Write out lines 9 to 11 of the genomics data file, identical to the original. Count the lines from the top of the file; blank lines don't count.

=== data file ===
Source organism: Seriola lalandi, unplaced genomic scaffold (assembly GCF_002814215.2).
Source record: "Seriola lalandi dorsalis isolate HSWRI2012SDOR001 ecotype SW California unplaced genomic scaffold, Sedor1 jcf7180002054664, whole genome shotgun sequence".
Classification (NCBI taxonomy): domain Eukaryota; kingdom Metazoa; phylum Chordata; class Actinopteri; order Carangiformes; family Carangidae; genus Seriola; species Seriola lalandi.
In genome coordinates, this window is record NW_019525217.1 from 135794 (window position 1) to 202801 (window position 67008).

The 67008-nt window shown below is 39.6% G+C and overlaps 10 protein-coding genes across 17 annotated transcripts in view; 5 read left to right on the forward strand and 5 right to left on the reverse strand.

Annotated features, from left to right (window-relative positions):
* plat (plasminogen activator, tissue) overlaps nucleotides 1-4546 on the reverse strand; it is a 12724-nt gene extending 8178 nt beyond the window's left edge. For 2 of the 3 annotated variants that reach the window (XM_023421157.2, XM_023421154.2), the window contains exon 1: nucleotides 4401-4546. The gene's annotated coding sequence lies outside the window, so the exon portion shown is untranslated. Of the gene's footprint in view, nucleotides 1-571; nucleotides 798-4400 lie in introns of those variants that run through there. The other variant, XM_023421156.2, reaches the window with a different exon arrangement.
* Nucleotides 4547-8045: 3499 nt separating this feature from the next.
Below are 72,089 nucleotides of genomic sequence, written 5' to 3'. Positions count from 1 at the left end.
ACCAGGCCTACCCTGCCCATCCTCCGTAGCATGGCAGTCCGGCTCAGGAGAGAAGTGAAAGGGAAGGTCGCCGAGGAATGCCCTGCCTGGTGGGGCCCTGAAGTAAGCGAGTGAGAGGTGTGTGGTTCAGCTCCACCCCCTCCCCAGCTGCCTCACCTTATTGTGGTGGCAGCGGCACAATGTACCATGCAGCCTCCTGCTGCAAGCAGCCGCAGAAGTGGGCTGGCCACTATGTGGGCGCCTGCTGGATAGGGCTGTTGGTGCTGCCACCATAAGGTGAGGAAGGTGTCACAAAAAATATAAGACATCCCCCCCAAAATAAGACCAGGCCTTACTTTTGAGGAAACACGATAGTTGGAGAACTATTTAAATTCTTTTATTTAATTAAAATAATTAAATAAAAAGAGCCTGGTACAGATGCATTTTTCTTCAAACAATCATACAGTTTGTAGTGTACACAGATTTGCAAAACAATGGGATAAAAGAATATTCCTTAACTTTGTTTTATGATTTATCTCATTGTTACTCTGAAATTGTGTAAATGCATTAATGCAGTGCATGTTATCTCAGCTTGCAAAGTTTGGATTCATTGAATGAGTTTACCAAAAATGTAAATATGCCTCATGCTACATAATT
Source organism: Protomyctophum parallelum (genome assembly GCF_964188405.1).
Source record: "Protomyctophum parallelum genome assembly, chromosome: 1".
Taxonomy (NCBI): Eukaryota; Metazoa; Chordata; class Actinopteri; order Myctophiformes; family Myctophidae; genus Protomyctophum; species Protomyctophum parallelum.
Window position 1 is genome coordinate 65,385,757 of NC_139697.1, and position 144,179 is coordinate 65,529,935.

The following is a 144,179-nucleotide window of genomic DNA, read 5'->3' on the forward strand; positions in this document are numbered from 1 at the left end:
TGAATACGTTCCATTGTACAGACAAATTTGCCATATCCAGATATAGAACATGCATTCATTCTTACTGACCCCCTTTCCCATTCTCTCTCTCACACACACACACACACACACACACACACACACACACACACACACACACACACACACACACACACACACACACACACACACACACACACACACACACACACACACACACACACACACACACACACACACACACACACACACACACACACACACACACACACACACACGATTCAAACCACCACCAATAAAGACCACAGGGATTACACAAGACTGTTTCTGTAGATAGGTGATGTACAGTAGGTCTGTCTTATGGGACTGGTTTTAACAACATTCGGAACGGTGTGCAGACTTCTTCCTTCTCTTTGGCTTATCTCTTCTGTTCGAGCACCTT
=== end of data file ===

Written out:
Below are 72,089 nucleotides of genomic sequence, written 5' to 3'. Positions count from 1 at the left end.
ACCAGGCCTACCCTGCCCATCCTCCGTAGCATGGCAGTCCGGCTCAGGAGAGAAGTGAAAGGGAAGGTCGCCGAGGAATGCCCTGCCTGGTGGGGCCCTGAAGTAAGCGAGTGAGAGGTGTGTGGTTCAGCTCCACCCCCTCCCCAGCTGCCTCACCTTATTGTGGTGGCAGCGGCACAATGTACCATGCAGCCTCCTGCTGCAAGCAGCCGCAGAAGTGGGCTGGCCACTATGTGGGCGCCTGCTGGATAGGGCTGTTGGTGCTGCCACCATAAGGTGAGGAAGGTGTCACAAAAAATATAAGACATCCCCCCCAAAATAAGACCAGGCCTTACTTTTGAGGAAACACGATAGTTGGAGAACTATTTAAATTCTTTTATTTAATTAAAATAATTAAATAAAAAGAGCCTGGTACAGATGCATTTTTCTTCAAACAATCATACAGTTTGTAGTGTACACAGATTTGCAAAACAATGGGATAAAAGAATATTCCTTAACTTTGTTTTATGATTTATCTCATTGTTACTCTGAAATTGTGTAAATGCATTAATGCAGTGCATGTTATCTCAGCTTGCAAAGTTTGGATTCATTGAATGAGTTTACCAAAAATGTAAATATGCCTCATGCTACATAATT
Source organism: Protomyctophum parallelum (genome assembly GCF_964188405.1).